by Mustafa Husayn Abu Rumman, special contributor
More than 80 participants attended the second northern women’s security shura on Monday in Mazar-e Sharif at Camp Marmal in Balk province, Afghanistan to discuss women’s roles in governance transition. (photo: DEU Capt. Jennifer Ruge)
As an imam at a mosque in the Jordanian capital Amman, I have been following the dramatic developments across North Africa and the Middle East with a combination of high hopes and grave concern. The phenomenon of young people organizing peacefully to demand political reform, economic opportunity, and human rights is a source of pride for me; numerous worshippers in my mosque are among them. On the other hand, the mounting lethality of conflict between state and society in so many Arab countries is terrible to behold. So is the tragedy of burgeoning crime, economic struggles, and insecurity in countries such as Egypt that are undergoing dramatic transformations.
In these riveting times, the role of Islam is essential and Arab societies seem to know it. I can tell just from the growing number of worshippers in my mosque, which overflows every Friday during weekly prayers. Young people draw comfort and inspiration from Islam as they face an uncertain future.
At the same time, political analysts — both within Arab societies and in the world at large — are raising concerns about the role of so-called “Islamist” groups in the on-going political transitions. Members of my own congregation often ask me for counsel on this issue. In response, through sermons every Friday as well as more intimate conversations, I have been trying to articulate the distinctions that will be necessary to ensure that the tenets of Islam are properly applied — and that the language of Islam is not co-opted by opportunistic political movements.
In the present state of flux in North Africa and the Middle East, there is robust competition for political popularity in a new marketplace of ideas. When assessing any political figure or movement claiming to draw legitimacy from Islam, one should pose several questions and demand unambiguous answers.
The first question is: do you support equal political, social, and economic rights for all citizens of your country, regardless of ethnicity, gender, or sect?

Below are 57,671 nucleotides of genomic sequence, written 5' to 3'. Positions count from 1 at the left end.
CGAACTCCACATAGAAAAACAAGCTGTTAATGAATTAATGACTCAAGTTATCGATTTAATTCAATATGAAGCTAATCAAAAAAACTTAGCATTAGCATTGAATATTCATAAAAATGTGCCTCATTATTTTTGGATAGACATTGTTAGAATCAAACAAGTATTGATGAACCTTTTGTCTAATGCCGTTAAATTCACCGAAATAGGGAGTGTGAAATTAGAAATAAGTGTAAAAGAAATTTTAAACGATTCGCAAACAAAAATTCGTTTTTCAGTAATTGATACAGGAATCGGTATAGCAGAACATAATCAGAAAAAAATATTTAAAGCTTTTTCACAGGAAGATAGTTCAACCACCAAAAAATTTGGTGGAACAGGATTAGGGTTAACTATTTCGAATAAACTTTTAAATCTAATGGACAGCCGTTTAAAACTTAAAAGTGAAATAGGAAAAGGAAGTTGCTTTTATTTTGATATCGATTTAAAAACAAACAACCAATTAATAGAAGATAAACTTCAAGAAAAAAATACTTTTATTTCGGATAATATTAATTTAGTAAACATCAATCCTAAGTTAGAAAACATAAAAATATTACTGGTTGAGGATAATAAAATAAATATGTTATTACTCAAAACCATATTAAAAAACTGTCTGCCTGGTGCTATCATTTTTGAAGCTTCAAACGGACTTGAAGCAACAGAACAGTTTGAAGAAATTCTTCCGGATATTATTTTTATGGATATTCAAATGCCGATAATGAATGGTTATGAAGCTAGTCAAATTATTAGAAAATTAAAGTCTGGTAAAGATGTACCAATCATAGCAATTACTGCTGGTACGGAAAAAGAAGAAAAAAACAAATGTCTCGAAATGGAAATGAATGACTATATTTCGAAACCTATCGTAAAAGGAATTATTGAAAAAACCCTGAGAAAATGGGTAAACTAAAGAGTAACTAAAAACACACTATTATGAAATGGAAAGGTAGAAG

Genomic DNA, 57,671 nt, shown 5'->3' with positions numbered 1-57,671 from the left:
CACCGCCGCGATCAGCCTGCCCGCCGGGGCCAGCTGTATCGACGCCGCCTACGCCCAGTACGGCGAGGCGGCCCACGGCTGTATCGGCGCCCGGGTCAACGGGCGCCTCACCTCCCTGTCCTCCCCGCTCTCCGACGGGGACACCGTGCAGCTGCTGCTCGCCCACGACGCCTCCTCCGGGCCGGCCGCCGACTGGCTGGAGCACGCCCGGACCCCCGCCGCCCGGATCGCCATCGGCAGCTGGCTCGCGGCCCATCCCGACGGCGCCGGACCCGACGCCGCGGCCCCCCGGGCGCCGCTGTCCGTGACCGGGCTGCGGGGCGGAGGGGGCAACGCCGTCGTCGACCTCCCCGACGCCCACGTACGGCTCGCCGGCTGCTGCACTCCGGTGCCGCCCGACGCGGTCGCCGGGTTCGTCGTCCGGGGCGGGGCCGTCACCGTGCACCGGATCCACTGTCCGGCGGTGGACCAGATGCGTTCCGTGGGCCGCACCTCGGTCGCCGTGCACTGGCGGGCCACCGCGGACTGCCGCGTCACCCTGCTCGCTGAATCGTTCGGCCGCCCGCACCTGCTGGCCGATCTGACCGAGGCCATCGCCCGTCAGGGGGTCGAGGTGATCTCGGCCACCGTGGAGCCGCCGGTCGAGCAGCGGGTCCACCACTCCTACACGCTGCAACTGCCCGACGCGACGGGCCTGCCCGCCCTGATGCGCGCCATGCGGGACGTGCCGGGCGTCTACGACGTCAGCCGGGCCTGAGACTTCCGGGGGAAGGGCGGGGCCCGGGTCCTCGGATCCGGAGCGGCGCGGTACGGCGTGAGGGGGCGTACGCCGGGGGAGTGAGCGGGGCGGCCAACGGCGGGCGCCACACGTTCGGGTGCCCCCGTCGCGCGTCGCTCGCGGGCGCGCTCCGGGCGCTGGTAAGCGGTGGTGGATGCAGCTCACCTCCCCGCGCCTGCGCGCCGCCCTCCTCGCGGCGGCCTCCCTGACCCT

The answer should be yes. The Qur’an and prophetic traditions present a vision of social justice in all its forms — not only for men but also for women; not only for Arabs but also for other ethnic groups; and not only for Muslims but for all humankind. This is my conviction as a lifelong student of Islam. The texts that prove this are many, but suffice it to say that the Qur’an’s vision of equity and justice is addressed not to any subset of humankind but to all “Children of Adam” (7:26).
Over the centuries, interpretations of Qur’an and prophetic tradition have varied, and some of these interpretations have been incompatible with essential Qur’anic values. The most accurate interpretation would never differ with the principle of universal equity and justice — nor deny political or economic opportunity to anyone. Such an interpretation can and should be achieved by the principal of ijtihad, the practical application of the human mind to the world’s ever-changing circumstances.
The second question is: do you believe that Islam is compatible with a definition of the rule of law that transcends a particular religion’s jurisprudential precepts?
The answer should be yes. From a contemporary Islamic perspective, sharia is not a document that supplants the legal system of a given country. To the contrary, it is a set of principles that demand of believing Muslims that they respect the laws of the country in which they live, provided that the laws are compatible with the universal values of social equity and human rights. Moreover, in the event that a given law is inequitable or unjust, sharia demands that believing Muslims work within a legal and democratic framework to amend the law. Islam stresses the principle of shura, or consultation, as a means of reaching decisions that affect the body politic. Those “whose affairs are a matter of counsel” (42:38) are considered to be worthy of a divine reward.
Finally, the third question is: do you maintain that your political platform is a flawless rendering of the precepts of Islam?
The answer should be no. The Qur’an attests to the fact that humankind, granted worldly power, is prone to error and corruption: “[Humankind is liable to] break the covenant of God after ratifying it, and sever that which God ordered to be joined, and make mischief in the earth” (2:27). Islam, for its part, is innocent of the errors of those who presume to interpret or apply it. Because it is hubristic and suspect to suggest that someone is without flaw, it is equally hubristic and suspect to claim to speak in the name of Islam.
Moreover, to claim to speak in the name of Islam is to assert superiority over other political platforms — a position that leads to totalitarianism.
Islam, as I understand it, demands that humankind negotiate over difference and govern consensually. There are no modern-day prophets or rightly-guided caliphs. We must endeavour to collaborate in healing our region and the world as best we can.
Mustafa Husayn Abu Rumman is the imam of the Ibn Sinan mosque in Amman, Jordan.
A version of this article was published by the Common Ground News Service on September 20, 2011. Copyright permission is granted for publication.